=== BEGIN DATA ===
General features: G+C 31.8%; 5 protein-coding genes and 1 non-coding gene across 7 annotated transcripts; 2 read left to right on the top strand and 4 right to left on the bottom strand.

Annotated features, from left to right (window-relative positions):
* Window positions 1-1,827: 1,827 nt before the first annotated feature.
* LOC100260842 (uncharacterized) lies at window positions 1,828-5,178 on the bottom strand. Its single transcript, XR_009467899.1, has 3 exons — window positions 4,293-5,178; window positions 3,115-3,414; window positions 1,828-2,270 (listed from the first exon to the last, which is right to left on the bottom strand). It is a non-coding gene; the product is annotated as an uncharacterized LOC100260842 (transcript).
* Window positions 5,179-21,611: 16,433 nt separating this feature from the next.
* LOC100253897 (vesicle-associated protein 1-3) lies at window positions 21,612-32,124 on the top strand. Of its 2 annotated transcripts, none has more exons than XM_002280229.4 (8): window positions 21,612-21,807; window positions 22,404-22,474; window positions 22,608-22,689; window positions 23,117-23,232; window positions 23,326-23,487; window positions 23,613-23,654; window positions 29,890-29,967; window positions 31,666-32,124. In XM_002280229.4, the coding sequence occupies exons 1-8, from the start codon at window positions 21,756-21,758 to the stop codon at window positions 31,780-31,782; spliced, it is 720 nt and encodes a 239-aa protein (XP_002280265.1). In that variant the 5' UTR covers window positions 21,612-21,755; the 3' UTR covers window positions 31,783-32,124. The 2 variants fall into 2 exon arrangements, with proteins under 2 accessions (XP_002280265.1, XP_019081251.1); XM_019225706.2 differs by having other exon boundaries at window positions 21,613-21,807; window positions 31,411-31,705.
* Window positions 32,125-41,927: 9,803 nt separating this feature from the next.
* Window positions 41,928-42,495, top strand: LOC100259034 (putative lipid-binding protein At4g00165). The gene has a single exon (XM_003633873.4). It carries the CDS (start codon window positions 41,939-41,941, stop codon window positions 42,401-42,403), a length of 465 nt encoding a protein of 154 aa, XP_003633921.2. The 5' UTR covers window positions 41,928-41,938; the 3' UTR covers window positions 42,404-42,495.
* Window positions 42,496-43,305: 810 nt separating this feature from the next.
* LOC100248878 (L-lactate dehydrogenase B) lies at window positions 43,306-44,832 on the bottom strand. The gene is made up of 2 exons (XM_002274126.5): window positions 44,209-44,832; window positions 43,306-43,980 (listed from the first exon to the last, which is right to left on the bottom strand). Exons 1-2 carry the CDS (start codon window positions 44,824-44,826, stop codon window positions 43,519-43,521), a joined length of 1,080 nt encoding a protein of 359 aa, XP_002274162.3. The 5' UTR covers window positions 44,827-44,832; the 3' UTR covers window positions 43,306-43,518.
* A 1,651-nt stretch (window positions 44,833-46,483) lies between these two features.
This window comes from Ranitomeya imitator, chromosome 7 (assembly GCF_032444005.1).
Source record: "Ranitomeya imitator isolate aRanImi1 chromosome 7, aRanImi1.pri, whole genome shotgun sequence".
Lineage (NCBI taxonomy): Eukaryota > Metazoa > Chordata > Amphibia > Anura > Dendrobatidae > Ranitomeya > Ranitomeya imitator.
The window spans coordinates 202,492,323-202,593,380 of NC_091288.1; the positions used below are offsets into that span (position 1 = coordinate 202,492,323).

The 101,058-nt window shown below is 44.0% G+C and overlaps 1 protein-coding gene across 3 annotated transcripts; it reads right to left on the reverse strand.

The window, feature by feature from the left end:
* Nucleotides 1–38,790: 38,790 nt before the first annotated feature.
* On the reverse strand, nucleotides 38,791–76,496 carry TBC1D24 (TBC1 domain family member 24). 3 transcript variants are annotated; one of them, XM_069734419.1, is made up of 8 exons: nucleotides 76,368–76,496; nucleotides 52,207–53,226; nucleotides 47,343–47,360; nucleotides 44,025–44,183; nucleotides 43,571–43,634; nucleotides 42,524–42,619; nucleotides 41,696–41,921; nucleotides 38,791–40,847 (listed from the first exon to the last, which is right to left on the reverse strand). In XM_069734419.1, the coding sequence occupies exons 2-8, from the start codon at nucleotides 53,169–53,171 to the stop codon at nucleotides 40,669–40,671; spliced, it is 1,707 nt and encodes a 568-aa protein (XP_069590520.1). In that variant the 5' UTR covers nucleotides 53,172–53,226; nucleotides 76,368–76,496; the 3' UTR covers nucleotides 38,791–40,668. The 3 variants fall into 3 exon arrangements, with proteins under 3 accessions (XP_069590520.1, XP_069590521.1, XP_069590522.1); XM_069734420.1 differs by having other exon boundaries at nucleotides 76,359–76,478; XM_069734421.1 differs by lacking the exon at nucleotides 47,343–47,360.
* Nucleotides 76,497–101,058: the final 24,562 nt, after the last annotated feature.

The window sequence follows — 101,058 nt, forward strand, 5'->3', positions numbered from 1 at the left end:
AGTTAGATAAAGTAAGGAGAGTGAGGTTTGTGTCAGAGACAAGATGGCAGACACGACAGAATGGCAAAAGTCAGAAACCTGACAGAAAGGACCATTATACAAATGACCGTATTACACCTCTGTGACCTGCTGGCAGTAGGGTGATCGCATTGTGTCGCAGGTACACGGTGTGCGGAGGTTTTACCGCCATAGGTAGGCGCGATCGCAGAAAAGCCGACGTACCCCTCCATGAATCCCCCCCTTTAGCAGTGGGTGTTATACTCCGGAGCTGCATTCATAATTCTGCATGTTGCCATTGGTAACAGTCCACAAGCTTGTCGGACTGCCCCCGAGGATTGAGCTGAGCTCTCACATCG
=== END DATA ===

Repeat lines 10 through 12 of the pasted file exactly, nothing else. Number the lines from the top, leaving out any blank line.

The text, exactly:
* LOC100248878 (L-lactate dehydrogenase B) lies at window positions 43,306-44,832 on the bottom strand. The gene is made up of 2 exons (XM_002274126.5): window positions 44,209-44,832; window positions 43,306-43,980 (listed from the first exon to the last, which is right to left on the bottom strand). Exons 1-2 carry the CDS (start codon window positions 44,824-44,826, stop codon window positions 43,519-43,521), a joined length of 1,080 nt encoding a protein of 359 aa, XP_002274162.3. The 5' UTR covers window positions 44,827-44,832; the 3' UTR covers window positions 43,306-43,518.
* A 1,651-nt stretch (window positions 44,833-46,483) lies between these two features.
This window comes from Ranitomeya imitator, chromosome 7 (assembly GCF_032444005.1).